## Velocity fields

Interactive simulations

By Juan Carlos Ponce Campuzano, 17/June/2022

Consider the velocity vector field $\mathbf{v}$ of a steady-state fluid flow. The vector $\mathbf{v}(x, y)$ measures the instantaneous velocity of the fluid particles (molecules or atoms) as they pass through the point $(x, y)$. Steady-state means that the velocity at a point $(x, y)$ does not vary in time -even though the individual fluid particles are in motion. If a fluid particle moves along the curve $\mathbf{x}(t) = (x(t), y(t))$, then its velocity at time $t$ is the derivative $\mathbf{v}= \frac{d\mathbf{x}}{dt}$ of its position with respect to $t$. Thus, for a time-independent velocity vector field $\mathbf{v}(x, y) = ( v_1(x, y), v_2(x, y) )$ the fluid particles will move in accordance with an autonomous, first order system of ordinary differential equations $\frac{dx}{dt}= v_1(x, y),\qquad \frac{dy}{dt}= v_2(x, y).$ According to the basic theory of systems of ordinary differential equations, an individual particle's motion $\mathbf{x}(t)$ will be uniquely determined solely by its initial position $\mathbf{x}(0) = \mathbf{x}_0$. In fluid mechanics, the trajectories of particles are known as the streamlines of the flow. The velocity vector $\mathbf{v}$ is everywhere tangent to the streamlines. When the flow is steady, the streamlines do not change in time. Individual fluid particles experience the same motion as they successively pass through a given point in the domain occupied by the fluid.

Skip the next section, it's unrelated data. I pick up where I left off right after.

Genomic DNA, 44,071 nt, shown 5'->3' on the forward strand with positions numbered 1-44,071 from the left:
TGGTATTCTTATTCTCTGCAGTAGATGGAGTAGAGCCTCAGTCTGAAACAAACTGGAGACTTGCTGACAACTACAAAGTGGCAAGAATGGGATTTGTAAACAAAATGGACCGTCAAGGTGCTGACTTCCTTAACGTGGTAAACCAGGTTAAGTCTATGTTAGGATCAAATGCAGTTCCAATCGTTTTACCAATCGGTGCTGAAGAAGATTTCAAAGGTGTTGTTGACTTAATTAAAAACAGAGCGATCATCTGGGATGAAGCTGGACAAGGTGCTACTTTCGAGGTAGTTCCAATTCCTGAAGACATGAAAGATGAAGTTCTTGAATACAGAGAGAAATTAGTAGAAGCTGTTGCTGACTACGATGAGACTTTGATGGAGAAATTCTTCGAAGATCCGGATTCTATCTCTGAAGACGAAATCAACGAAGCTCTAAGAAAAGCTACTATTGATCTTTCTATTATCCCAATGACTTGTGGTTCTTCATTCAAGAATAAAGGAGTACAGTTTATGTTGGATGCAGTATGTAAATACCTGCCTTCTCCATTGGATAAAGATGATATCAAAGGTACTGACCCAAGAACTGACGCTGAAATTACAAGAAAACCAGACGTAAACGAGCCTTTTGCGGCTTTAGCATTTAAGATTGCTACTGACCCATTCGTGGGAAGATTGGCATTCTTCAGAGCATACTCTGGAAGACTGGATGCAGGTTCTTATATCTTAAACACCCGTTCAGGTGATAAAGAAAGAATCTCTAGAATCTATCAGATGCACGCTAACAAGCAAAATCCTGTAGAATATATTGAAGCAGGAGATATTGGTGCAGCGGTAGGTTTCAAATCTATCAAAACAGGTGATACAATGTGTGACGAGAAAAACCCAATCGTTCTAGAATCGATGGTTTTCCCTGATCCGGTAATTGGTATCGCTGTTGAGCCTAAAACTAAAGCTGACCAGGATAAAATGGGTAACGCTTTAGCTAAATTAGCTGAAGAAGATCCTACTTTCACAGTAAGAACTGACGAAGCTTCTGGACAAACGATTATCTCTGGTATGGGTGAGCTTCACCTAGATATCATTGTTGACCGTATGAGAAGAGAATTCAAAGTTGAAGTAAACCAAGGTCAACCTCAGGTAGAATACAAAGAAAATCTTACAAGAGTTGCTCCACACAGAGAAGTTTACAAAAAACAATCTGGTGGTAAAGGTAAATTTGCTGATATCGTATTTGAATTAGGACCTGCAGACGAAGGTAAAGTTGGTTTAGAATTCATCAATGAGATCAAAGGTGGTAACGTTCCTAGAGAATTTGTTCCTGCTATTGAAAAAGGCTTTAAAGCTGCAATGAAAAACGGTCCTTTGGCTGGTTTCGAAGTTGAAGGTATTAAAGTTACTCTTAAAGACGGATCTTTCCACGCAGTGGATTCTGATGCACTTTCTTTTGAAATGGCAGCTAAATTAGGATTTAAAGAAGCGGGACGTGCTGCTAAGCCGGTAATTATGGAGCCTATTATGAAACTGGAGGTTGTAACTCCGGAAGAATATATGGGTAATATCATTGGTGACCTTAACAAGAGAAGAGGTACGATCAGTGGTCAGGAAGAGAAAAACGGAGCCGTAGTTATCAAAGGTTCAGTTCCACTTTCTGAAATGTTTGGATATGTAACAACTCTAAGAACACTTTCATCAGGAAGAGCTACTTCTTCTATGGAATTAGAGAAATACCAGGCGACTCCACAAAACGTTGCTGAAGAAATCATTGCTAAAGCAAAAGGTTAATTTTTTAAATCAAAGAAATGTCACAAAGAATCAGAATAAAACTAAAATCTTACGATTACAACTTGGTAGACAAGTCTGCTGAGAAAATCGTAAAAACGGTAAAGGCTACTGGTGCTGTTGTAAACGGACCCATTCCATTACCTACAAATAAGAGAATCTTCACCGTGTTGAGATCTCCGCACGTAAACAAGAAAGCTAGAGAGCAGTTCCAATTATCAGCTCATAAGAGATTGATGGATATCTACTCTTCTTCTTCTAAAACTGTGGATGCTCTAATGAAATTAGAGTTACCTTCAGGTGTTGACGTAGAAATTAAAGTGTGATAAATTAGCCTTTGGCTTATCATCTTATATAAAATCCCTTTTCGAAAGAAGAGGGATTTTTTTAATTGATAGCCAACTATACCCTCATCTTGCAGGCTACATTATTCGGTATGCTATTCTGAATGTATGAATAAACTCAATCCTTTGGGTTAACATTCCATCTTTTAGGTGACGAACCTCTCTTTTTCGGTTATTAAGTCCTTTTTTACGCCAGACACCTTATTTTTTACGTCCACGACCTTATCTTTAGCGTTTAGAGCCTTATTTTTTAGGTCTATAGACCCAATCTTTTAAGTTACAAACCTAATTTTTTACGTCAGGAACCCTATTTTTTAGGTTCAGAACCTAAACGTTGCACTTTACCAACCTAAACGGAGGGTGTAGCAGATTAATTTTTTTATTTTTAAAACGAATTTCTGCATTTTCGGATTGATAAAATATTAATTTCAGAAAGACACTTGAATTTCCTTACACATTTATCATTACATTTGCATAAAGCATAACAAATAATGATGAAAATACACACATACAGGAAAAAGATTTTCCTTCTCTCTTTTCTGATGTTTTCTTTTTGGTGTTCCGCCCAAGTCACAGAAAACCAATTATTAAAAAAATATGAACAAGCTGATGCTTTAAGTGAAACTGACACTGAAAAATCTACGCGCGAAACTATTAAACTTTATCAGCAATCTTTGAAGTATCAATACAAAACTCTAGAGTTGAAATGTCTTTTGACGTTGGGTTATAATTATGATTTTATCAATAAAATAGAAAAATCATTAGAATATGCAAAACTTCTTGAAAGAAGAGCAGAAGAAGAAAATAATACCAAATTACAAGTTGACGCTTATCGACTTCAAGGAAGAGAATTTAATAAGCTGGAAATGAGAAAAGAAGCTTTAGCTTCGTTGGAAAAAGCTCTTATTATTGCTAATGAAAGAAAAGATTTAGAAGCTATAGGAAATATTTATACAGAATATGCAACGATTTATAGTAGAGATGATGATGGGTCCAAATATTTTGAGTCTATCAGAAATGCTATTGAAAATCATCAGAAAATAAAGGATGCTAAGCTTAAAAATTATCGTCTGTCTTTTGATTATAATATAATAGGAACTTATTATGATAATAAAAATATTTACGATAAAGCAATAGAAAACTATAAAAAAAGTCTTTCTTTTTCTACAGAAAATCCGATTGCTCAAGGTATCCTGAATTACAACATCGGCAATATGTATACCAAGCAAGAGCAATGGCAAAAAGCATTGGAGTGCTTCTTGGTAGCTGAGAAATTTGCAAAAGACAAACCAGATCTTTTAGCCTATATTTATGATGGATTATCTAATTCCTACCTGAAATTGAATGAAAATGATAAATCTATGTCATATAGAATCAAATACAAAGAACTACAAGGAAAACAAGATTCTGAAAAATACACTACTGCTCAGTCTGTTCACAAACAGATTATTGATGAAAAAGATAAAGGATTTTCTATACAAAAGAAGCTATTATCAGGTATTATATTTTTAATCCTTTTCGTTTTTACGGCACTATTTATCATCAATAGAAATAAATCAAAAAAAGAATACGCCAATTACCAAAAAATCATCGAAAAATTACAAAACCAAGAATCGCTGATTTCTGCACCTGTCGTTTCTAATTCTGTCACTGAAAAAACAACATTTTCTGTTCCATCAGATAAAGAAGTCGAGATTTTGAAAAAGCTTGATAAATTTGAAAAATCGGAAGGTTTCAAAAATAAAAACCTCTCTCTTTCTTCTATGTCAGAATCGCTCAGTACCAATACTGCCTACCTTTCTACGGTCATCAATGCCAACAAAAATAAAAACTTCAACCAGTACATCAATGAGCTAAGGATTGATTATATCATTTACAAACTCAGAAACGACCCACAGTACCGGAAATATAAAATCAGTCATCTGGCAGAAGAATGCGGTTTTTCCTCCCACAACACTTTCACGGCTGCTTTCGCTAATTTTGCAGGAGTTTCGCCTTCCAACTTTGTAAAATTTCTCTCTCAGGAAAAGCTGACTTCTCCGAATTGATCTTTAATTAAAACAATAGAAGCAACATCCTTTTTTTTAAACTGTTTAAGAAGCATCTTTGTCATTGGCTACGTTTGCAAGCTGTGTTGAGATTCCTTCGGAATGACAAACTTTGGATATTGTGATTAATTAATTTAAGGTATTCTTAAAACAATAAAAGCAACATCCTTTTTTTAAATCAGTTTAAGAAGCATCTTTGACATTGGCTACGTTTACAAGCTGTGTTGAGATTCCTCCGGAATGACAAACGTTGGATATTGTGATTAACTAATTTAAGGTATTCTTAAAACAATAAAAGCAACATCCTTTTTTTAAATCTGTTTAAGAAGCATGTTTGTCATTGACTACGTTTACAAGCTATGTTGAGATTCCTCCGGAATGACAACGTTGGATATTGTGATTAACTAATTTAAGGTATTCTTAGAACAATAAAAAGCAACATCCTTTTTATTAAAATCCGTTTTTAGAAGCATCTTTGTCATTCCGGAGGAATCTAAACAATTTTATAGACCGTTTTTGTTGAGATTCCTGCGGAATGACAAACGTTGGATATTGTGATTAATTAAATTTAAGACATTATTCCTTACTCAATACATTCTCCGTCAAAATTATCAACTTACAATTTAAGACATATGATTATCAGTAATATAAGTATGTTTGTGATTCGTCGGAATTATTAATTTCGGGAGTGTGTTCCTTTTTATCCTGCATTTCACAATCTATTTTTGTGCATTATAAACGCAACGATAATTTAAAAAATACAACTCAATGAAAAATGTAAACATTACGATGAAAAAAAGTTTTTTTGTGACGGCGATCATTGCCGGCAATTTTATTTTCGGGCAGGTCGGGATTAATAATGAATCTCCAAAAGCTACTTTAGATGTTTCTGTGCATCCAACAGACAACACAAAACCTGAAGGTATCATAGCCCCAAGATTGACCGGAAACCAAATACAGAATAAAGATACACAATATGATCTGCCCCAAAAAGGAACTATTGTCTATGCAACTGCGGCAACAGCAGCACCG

### Examples

Some basic examples of velocity vector fields of steady-state fluids flow are the following:

• Near a wall (Stagnation point): $\mathbf{v}(x,y)=(k\,x,-k\,y)$, with $k\in \mathbb R^{+}$.

• Rigid body rotation: $\mathbf{v}(x,y)=(-k\,y,k\,x)$, where $k\in \mathbb R$ For $k>0$, rotation is anticlockwise, and for $k < 0$ rotation is clockwise.

• Vortex: $\mathbf{v}(x,y)=\left(\dfrac{-k\,y}{x^2+y^2},\dfrac{k\,x}{x^2+y^2}\right)$, with $k\in \mathbb R.$ For $k>0$, rotation is anticlockwise, and for $k < 0$ rotation is clockwise.

• Source & Sink: $\mathbf{v}(x,y)=\left(\dfrac{k\,x}{x^2+y^2},\dfrac{k\,y}{x^2+y^2}\right)$, with $k\in \mathbb R.$ For $k>0$, the flow is a source, and for $k < 0$ the flow is a sink.

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